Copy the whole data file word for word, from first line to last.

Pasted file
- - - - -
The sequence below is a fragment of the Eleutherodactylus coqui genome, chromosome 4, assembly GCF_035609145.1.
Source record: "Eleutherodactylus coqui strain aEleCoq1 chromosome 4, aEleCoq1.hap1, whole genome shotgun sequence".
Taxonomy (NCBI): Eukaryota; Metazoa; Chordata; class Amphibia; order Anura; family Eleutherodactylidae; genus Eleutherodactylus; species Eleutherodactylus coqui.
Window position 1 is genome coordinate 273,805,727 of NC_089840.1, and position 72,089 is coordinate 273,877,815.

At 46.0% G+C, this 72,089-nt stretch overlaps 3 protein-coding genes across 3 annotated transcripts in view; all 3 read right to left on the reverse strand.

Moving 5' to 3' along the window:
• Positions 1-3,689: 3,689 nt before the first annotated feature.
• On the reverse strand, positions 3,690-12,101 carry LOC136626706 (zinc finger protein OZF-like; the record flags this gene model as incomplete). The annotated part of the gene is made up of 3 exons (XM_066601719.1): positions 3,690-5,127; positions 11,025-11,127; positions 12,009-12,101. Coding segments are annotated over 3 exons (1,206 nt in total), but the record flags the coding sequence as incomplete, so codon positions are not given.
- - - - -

The sequence below is a fragment of the Eleutherodactylus coqui genome, chromosome 4, assembly GCF_035609145.1.
Source record: "Eleutherodactylus coqui strain aEleCoq1 chromosome 4, aEleCoq1.hap1, whole genome shotgun sequence".
Taxonomy (NCBI): Eukaryota; Metazoa; Chordata; class Amphibia; order Anura; family Eleutherodactylidae; genus Eleutherodactylus; species Eleutherodactylus coqui.
Window position 1 is genome coordinate 273,805,727 of NC_089840.1, and position 72,089 is coordinate 273,877,815.

At 46.0% G+C, this 72,089-nt stretch overlaps 3 protein-coding genes across 3 annotated transcripts in view; all 3 read right to left on the reverse strand.

Moving 5' to 3' along the window:
• Positions 1-3,689: 3,689 nt before the first annotated feature.
• On the reverse strand, positions 3,690-12,101 carry LOC136626706 (zinc finger protein OZF-like; the record flags this gene model as incomplete). The annotated part of the gene is made up of 3 exons (XM_066601719.1): positions 3,690-5,127; positions 11,025-11,127; positions 12,009-12,101. Coding segments are annotated over 3 exons (1,206 nt in total), but the record flags the coding sequence as incomplete, so codon positions are not given.